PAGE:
We'll Always Have the Fountain
Idol Loves Idol
We'll Always Have the Fountain
Obsessive analysis of American Idol.
March 9 2007 12:40 PM

Idol Loves Idol


Antonella Barba. Click image to expand.
American Idol's Antonella Barba.

America finally sent Antonella Barba home last night. It was the right and proper thing to do, and probably what Barba secretly wanted: Watching her sing the last couple of weeks, you could tell her heart wasn't in it. So why do I feel strangely empty? Is it because—let's face facts—Barba is by far the biggest breakout star in a somewhat desultory Idol Season 6? (The most searched term on the Internet the last two weeks is, yep, "Antonella Barba." She's even got Britney beat.) Is it because, thanks to all those leaked photos, I feel I know this girl—her hopes, her dreams, her Cuervo shots? Am I the only one who thought Antonella sang OK this week? Better, at least, than Haley Scarnato, who inexplicably made it through to the finals? In any case, Antonella can now move on to a lucrative career as spokesmodel, frathouse pinup, and violin tutor. Presumably, the good folks at Maxim will pay her a better hourly rate than she received for her wet T-shirt romp in that war memorial fountain.

It was an eventful week in Idol Land. Rosie O'Donnell weighed in, as it were, on L'Affaire Antonella, accusing the Idol producers of racism and "weightism." (Um, Rosie? Ruben Studdard?) Sundance Head failed to take my advice about chest deforestation, moving on to another horrifying hair-don't by sporting a Hoxton fin during his shouty performance of Pearl Jam's "Jeremy." Sundance was voted off, making it a clean-sweep defeat for Vote for the Worst, who are now backing Sanjaya Malakar. Sanjaya is interesting: He's clearly this season's Kevin Covais- John Paul Stevens type, a boyish cutie with a sweet smile, the favorite of the grandmothers in the voting audience. He's an awful performer—he sings with a glazed affectlessness that I find vaguely sinister—but his steady march through the competition is a sign of social progress: Who'd have thought that America would rally behind a sexually ambiguous South Asian with tumbling Pre-Raphaelite tresses? (Simon called Sanjaya's hula dancing in his pretaped segment "weird.") My prediction: He'll survive at least one more round. Haley is the next to go.


Otherwise, the Idol horse race is looking like a runaway. Can anyone stop Melinda Doolittle? With her latest triumph, a torrid rendition of Peggy Lee's "I'm a Woman," she proved that she can do sexy, and that she can phrase like a jazz singer. She never hits a bum note. She confessed to OCD-like tendencies in her latest interview segment—more star-worthy neurosis. Really, what has she left to prove?

Doolittle could stand to sing something current; she's stuck entirely to decades-old material up to now. The wise strategic move would be to blow Beyoncé-wannabe Stephanie Edwards out of the water with "Dangerously in Love" or "Ring the Alarm" or "Say My Name." Next, she can stake claim to Lakisha territory with a big stormy diva ballad. Game, set, match. The judges are doing their best to pretend that Melinda has real competition, but it just ain't so. I'm totally unsold on Lakisha. She's a Fantasia manqué: a single mom, with an aura of long-suffering martyr about her than lends some emotional heft to her ballad performances. But is she a unique talent, a great voice? I think you could walk into almost any African-American church and find a Lakisha, or four, in the choir.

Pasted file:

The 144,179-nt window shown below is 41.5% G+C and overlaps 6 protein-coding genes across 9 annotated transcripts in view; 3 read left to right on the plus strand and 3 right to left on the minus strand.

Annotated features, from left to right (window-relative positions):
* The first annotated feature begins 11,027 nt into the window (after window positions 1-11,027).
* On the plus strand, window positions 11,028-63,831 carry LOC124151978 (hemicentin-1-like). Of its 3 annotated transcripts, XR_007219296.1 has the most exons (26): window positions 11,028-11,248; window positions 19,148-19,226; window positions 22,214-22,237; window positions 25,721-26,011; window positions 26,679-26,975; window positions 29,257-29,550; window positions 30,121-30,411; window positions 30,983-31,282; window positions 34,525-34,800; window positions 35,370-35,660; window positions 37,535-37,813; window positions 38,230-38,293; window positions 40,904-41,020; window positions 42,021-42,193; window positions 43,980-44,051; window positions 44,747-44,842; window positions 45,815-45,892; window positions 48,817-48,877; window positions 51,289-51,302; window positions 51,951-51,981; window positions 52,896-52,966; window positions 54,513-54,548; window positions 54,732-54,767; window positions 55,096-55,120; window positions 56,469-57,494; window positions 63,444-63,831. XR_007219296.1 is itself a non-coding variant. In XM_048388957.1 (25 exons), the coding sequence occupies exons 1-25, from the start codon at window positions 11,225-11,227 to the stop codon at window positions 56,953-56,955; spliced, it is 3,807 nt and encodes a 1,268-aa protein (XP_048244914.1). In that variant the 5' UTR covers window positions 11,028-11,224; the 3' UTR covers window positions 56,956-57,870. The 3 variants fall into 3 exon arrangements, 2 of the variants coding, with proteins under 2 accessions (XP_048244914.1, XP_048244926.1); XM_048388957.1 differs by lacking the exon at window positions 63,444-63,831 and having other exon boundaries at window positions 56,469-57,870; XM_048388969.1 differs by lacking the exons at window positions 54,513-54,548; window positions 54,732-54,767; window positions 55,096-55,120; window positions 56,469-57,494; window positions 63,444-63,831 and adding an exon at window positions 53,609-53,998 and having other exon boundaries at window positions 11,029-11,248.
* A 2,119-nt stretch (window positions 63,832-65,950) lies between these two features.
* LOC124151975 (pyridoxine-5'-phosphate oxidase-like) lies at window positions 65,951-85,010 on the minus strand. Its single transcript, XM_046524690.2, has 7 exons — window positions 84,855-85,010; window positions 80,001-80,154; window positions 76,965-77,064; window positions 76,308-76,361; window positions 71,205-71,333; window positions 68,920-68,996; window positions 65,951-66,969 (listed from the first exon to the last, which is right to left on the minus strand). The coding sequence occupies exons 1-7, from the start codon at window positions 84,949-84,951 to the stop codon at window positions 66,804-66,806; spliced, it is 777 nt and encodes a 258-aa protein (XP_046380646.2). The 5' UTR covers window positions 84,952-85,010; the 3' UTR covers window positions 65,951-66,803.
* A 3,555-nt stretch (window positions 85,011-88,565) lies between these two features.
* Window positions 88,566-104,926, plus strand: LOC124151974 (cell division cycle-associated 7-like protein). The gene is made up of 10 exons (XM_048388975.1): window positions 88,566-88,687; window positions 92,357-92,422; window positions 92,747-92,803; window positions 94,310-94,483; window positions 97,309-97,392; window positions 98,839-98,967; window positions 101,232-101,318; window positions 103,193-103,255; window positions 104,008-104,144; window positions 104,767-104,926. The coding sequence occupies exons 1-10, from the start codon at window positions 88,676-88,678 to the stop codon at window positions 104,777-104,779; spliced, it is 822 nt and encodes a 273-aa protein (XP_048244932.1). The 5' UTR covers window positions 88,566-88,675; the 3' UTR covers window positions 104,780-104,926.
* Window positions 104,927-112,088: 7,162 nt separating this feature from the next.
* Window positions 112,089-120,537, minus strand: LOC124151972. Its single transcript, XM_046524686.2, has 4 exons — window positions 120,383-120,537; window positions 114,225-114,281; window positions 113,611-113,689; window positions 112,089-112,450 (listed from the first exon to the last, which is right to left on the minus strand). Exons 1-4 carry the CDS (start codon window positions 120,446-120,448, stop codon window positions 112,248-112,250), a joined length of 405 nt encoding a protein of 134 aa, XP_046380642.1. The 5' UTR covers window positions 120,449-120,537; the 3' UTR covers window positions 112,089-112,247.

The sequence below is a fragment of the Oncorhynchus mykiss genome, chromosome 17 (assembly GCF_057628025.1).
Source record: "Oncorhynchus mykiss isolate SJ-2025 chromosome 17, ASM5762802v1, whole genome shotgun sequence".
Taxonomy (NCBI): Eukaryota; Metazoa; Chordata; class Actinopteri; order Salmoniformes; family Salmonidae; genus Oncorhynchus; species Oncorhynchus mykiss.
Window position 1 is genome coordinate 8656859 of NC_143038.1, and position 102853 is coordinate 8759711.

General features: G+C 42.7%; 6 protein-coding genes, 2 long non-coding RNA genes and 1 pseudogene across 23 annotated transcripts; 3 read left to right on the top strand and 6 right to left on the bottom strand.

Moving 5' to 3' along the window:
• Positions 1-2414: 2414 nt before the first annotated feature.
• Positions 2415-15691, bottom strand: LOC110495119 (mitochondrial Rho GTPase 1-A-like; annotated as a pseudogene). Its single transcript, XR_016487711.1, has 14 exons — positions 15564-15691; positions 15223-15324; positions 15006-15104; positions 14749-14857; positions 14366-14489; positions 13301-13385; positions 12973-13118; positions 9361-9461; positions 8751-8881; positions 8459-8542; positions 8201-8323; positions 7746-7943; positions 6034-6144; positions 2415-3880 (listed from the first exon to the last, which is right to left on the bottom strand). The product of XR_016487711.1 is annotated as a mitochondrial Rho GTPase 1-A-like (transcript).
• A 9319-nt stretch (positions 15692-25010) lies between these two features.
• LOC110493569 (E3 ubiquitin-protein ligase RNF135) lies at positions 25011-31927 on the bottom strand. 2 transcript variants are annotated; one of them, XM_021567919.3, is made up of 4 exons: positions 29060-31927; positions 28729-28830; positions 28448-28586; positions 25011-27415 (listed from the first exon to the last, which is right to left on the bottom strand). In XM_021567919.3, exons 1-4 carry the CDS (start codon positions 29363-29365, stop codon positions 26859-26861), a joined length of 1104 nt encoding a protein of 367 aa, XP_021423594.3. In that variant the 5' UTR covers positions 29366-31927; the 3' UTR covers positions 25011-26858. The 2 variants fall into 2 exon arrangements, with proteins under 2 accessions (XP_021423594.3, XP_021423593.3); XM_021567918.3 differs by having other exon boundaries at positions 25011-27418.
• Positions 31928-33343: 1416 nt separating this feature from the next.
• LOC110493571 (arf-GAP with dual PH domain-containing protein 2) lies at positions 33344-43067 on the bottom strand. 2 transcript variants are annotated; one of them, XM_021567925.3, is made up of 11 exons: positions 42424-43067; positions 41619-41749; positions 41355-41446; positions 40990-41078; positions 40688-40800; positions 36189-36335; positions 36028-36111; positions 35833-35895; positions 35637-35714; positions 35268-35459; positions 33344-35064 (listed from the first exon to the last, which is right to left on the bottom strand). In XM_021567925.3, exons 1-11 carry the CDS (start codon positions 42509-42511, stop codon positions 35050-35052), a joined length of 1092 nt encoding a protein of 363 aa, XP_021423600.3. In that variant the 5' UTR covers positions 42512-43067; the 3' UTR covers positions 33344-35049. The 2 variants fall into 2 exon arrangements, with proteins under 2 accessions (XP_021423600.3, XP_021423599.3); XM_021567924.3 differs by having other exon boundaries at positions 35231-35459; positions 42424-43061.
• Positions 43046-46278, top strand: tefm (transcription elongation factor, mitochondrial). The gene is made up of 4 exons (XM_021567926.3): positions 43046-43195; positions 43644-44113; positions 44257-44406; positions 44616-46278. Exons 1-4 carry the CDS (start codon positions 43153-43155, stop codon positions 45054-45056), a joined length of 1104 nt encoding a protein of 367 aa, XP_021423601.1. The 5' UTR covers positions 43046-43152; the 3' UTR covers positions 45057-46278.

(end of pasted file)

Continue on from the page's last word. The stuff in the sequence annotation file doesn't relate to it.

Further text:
As for Melinda's male competitors—please. Chris Richardson: pretty, dull. Brandon: prettier, duller. Chris Sligh: definitely the world's grooviest Bob Jones University attendee, but he's no American Idol. I remain a Blake Lewis partisan, but at this point, I can't see him winning, especially after he unveiled that appalling "improv comedy" character, Jimmy Walker Blue, in his pretaped interview on Tuesday night. (In my notebook, I scrawled the phrase, "Blake jumps shark.") As for his performance of 311's "All Mixed Up": his worst to date. I mean, he did fine, hit the notes, danced well. But the aesthetic! Is there anything worse than a bottle-blond honky toasting in a phony Caribbean patois? (Well, yes, there is.) I'm giving Blake a pass this time, but dear God, let this be the beginning and end of his ragamuffin styley.

On we go to the finals: a 12-weeklong march to Melinda's coronation. Much to look forward to. The passion, the drama, the J-Lo guest appearance. And, of course, the April 24 and 25 "Idol Gives Back" specials announced last night, a benefit for poverty- and disease-prevention efforts in Africa and the United States. It's a noble undertaking, and yet another demonstration of the show'spop-culture preeminence: Last year's Idol final made the Grammys feel like an nonevent, so why not go all Geldolf and outdo Live 8? The earnestness and inspirationalism of a charity concert is also a perfect Idol fit. According to the press release, the six remaining finalists will be tackling " 'Life Anthems' ... [songs] about compassion and hope." Now, there's something different. Anybody want to bet $116.5 million that "Hero" gets sung? In addition to all-star milquetoasts like Josh Groban and Il Divo, there will be one loose cannon among the special guests, certain to puncture the sanctimoniousness of the occasion, and quite possibly insult an infant malaria victim: a certain Borat Sagdiyev. Here's hoping the Kazakhstani leads a Life Anthem sing-along. Altogether now: "There comes a time/When we heed a certain call ... "

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